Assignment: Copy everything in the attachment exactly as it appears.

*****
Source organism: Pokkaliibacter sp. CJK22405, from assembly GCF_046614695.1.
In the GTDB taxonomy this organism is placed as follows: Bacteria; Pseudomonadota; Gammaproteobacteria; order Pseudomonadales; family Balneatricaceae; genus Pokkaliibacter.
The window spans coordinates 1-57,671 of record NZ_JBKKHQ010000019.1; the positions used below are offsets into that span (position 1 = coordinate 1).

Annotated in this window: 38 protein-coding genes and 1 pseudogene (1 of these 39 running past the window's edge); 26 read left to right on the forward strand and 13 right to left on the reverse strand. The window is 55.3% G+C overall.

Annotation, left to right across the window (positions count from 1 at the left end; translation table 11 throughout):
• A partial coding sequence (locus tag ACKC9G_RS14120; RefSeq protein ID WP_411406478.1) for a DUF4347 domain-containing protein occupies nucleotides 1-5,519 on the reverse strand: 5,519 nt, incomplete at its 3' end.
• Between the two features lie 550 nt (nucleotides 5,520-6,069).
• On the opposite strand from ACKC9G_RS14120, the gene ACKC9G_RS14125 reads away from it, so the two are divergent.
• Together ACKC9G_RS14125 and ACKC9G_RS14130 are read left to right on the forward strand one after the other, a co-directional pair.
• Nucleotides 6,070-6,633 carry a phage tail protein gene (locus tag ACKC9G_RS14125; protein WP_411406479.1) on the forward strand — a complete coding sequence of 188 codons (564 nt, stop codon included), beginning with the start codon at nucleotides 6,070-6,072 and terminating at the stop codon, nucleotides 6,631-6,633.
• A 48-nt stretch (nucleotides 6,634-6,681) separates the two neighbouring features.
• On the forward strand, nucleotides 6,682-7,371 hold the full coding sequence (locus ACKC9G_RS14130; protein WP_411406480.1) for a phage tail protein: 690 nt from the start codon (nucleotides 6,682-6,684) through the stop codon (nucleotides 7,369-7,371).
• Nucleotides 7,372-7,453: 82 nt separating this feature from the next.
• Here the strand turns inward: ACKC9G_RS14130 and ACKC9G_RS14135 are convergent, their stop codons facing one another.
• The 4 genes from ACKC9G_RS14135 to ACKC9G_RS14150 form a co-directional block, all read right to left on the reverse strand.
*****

Source organism: Pokkaliibacter sp. CJK22405, from assembly GCF_046614695.1.
In the GTDB taxonomy this organism is placed as follows: Bacteria; Pseudomonadota; Gammaproteobacteria; order Pseudomonadales; family Balneatricaceae; genus Pokkaliibacter.
The window spans coordinates 1-57,671 of record NZ_JBKKHQ010000019.1; the positions used below are offsets into that span (position 1 = coordinate 1).

Annotated in this window: 38 protein-coding genes and 1 pseudogene (1 of these 39 running past the window's edge); 26 read left to right on the forward strand and 13 right to left on the reverse strand. The window is 55.3% G+C overall.

Annotation, left to right across the window (positions count from 1 at the left end; translation table 11 throughout):
• A partial coding sequence (locus tag ACKC9G_RS14120; RefSeq protein ID WP_411406478.1) for a DUF4347 domain-containing protein occupies nucleotides 1-5,519 on the reverse strand: 5,519 nt, incomplete at its 3' end.
• Between the two features lie 550 nt (nucleotides 5,520-6,069).
• On the opposite strand from ACKC9G_RS14120, the gene ACKC9G_RS14125 reads away from it, so the two are divergent.
• Together ACKC9G_RS14125 and ACKC9G_RS14130 are read left to right on the forward strand one after the other, a co-directional pair.
• Nucleotides 6,070-6,633 carry a phage tail protein gene (locus tag ACKC9G_RS14125; protein WP_411406479.1) on the forward strand — a complete coding sequence of 188 codons (564 nt, stop codon included), beginning with the start codon at nucleotides 6,070-6,072 and terminating at the stop codon, nucleotides 6,631-6,633.
• A 48-nt stretch (nucleotides 6,634-6,681) separates the two neighbouring features.
• On the forward strand, nucleotides 6,682-7,371 hold the full coding sequence (locus ACKC9G_RS14130; protein WP_411406480.1) for a phage tail protein: 690 nt from the start codon (nucleotides 6,682-6,684) through the stop codon (nucleotides 7,369-7,371).
• Nucleotides 7,372-7,453: 82 nt separating this feature from the next.
• Here the strand turns inward: ACKC9G_RS14130 and ACKC9G_RS14135 are convergent, their stop codons facing one another.
• The 4 genes from ACKC9G_RS14135 to ACKC9G_RS14150 form a co-directional block, all read right to left on the reverse strand.